Cordova Chronicles: Flying forget-me-nots

On May 12, in flower beds alongside Cordova Community Medical Center, local gardener Sharon Ermold and USCG pilot Lt. Scott Kellerman discuss which forget-me-nots he would like to helicopter back to Kodiak. Photo by Dick Shellhorn/for The Cordova Times

Spring is in the air, and Cordova gardening enthusiasts have been out in full force to take advantage of the first plant sales of the season.

On May 8, Sharon Ermold, a local gardener well known for her green thumb, was among those looking over the many choices spread out in a pop-up sale at Pioneer Square on Adams Avenue.

She noticed a pair of unfamiliar shoppers who seemed befuddled by all the options and offered to help them find what they were after.

It turns out the duo was looking for forget-me-nots, which they had been unable to find in Homer or Kodiak.

Surprised by the breadth of their search, Ermold discovered they were flight crew members from the USCG Mile 13 Air Station. They were about to finish a two-week rotation here before heading back to Kodiak, and were on an unusual mission on behalf of Lt. Scott Kellerman, their helicopter pilot.

Sharon, always an ambassador for our Friendly City, mentioned that it was unlikely that forget-me-nots would be found at plant sales, as they grow so profusely as to be regarded as somewhat of a nuisance.

However, she mentioned that she would be happy to offer them some growths of Alaska’s state flower if they would drop by the planters along the sides of the Cordova Community Medical Center.

On May 12, near the entrance to Cordova Community Medical Center, USCG rescue helicopter pilot Scott Kellerman is delighted to accept several forget-me-not plants from gardener Sharon Ermold. They were flown back to Kodiak Air Station the following day. Photo by Dick Shellhorn/for The Cordova Times

She and Mary Britt had been busy doing volunteer work there, and the petite blue flowers were quite plentiful. With military precision, the Coast Guard duo showed up right on time the next day, and graciously accept the starters.

It turns out Lt. Kellerman’s search was on behalf of his wife Sheila, who wanted something Alaskan in the large flower beds of their home at Kodiak Air Station.

Lt. Kellerman was so impressed when his crew presented their bounty that he decided to ask gardener First Class Ermold if he could garner some more.

Certainly space would not be an issue on the massive Sikorsky Jayhawk H-60 Rescue Helicopter on its three-hour, 305-mile flight back to Kodiak. After all, it has a lift capacity of 9,000 pounds.

Kellerman, a Navy Academy graduate with over 3,000 hours of airtime under his belt, met up with Sharon outside the CCMC clinic on May 12.

He was quite impressed with the gardens and chatted about his military experiences. He had served in an exchange program with Canadian units, and his wife, from western Canada, was a skate-ski instructor. He said she would love not only the forget-me-nots, but also Cordova’s vast cross-country terrain, which is hard to find in Kodiak.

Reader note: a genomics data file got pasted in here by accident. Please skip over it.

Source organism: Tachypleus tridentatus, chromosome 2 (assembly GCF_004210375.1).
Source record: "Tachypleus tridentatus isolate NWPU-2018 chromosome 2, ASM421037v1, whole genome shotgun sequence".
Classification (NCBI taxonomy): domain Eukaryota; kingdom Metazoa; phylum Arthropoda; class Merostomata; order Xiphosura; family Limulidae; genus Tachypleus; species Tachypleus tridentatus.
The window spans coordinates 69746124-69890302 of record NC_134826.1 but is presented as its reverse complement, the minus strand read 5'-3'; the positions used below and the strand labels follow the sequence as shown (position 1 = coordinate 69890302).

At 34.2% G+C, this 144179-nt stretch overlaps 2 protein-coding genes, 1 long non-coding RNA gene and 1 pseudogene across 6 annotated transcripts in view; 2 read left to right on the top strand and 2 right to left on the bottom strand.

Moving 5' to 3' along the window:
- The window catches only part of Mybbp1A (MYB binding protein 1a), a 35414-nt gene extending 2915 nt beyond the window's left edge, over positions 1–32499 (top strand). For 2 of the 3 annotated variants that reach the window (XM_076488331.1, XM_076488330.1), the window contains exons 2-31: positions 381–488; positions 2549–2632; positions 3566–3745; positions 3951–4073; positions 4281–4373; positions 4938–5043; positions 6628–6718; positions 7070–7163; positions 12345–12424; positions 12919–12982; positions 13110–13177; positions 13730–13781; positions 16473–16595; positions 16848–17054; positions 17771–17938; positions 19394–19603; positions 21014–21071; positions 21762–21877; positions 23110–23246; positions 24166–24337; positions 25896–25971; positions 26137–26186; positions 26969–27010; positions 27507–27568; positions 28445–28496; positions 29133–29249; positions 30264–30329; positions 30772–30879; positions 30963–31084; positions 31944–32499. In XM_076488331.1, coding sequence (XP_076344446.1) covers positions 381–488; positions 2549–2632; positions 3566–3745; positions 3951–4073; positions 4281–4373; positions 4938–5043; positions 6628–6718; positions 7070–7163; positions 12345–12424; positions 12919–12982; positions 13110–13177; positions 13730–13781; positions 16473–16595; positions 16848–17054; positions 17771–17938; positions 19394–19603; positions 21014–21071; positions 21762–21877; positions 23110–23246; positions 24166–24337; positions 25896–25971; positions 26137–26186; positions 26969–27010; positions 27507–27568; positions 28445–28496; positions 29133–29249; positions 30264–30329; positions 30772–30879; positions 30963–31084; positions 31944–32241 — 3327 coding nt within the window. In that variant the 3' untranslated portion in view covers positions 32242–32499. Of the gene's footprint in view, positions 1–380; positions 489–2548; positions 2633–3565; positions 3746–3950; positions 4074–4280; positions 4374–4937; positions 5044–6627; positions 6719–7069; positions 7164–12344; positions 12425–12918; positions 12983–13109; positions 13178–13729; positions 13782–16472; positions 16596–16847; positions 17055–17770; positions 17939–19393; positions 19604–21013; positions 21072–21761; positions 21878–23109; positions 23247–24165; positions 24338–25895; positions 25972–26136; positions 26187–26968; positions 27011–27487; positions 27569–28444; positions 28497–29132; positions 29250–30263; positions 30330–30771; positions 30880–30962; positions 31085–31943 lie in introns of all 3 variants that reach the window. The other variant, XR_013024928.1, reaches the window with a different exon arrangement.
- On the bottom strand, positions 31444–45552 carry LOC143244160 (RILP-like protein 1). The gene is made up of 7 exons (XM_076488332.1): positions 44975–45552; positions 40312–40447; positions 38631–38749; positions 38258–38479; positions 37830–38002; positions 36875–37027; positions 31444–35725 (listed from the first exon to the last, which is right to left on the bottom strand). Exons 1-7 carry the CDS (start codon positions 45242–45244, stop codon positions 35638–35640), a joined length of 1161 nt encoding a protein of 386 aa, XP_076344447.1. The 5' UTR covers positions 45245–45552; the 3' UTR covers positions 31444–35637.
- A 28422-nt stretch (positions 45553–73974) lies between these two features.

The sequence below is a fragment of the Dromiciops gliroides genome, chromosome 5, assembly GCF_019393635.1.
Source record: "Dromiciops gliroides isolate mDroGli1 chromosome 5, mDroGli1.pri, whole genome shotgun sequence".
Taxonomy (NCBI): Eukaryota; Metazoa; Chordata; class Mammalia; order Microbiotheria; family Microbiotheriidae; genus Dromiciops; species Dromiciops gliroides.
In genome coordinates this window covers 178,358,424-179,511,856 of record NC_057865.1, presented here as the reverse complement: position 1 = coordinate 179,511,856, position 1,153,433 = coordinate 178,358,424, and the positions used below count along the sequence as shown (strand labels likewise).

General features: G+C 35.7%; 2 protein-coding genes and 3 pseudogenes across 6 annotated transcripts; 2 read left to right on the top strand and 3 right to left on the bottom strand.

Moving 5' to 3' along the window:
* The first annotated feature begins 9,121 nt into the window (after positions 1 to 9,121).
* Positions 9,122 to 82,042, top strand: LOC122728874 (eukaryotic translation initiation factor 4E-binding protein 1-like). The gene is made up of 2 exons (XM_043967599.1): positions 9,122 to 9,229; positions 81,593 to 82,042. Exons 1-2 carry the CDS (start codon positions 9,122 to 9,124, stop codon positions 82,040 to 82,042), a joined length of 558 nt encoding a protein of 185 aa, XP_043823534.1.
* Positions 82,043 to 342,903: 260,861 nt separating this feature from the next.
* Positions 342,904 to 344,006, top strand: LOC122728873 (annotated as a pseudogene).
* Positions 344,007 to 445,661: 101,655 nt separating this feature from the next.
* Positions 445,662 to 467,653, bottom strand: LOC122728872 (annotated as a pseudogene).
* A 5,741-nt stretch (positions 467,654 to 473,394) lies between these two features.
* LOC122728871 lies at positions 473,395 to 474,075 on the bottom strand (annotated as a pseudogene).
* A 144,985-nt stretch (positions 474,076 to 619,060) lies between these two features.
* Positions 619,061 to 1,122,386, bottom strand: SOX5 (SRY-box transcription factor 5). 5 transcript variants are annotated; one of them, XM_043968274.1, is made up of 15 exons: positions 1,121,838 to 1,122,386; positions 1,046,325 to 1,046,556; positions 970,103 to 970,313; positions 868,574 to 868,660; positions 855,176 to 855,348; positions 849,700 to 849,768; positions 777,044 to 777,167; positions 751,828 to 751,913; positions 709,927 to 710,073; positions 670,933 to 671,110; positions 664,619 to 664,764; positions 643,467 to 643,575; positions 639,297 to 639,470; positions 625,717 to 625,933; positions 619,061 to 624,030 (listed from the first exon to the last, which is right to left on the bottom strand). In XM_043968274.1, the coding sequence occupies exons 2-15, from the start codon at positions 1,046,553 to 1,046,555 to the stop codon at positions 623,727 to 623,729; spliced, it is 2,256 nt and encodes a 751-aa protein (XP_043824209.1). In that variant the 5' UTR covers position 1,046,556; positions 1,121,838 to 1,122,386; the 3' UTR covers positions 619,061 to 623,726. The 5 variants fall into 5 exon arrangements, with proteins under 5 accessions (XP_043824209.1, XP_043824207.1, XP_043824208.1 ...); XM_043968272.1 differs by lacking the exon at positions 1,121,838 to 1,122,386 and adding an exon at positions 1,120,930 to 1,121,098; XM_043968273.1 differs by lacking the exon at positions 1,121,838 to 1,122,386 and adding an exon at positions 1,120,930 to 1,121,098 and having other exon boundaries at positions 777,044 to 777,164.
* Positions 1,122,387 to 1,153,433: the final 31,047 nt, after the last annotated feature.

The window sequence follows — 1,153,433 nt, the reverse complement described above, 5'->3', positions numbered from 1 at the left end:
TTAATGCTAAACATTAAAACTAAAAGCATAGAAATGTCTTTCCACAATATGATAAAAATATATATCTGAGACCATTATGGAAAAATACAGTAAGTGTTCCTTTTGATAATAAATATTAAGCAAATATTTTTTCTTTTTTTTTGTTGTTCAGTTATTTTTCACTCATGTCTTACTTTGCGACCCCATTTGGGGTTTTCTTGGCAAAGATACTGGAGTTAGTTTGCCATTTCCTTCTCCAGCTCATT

On May 13, Lt. Scott Kellerman gives a thumbs-up from the cockpit of his Jayhawk helicopter as he passes over Cordova carrying forget-me-nots from the Cordova Community Medical Center gardens bound to Kodiak. Photo courtesy of Lt. Scott Kellerman

During the tour, Ermold explained that the gardening and landscaping around the hospital was done by many volunteers, with the Hospital Auxiliary purchasing the plants and supplies, and the CCMC maintenance crew taking care of the grounds about the facility.

She and Lt. Kellerman discussed various flowers, and she also mentioned the hospital landing pad for rescue helicopters in the background.

She expressed how grateful Cordova is for the USCG presence here. And while handing over more forget-me-nots, noted that a few such flowers were the least that could be shared as a gesture of appreciation.

So how appropriate Cordova forget-me-nots went flying to Kodiak on a USCG helicopter the next day.

The USCG motto is “Semper Paratus”, which translates into “Always Ready.”

Which really means, when called upon for help, they never forget.

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Dick Shellhorn is a lifelong Cordovan. He has been writing sports stories for the Cordova Times for over 50 years. In his Cordova Chronicles features, he writes about the history and characters of this Alaska town. Alaska Press Club awarded Shellhorn first place for Best Humor column in 2016 and 2020, and third place in 2017 and 2019. He also received second place for Best Editorial Commentary in 2019. Shellhorn has written two books about Alaska adventures: Time and Tide and Balls and Stripes. Reach him at shorn@gci.net.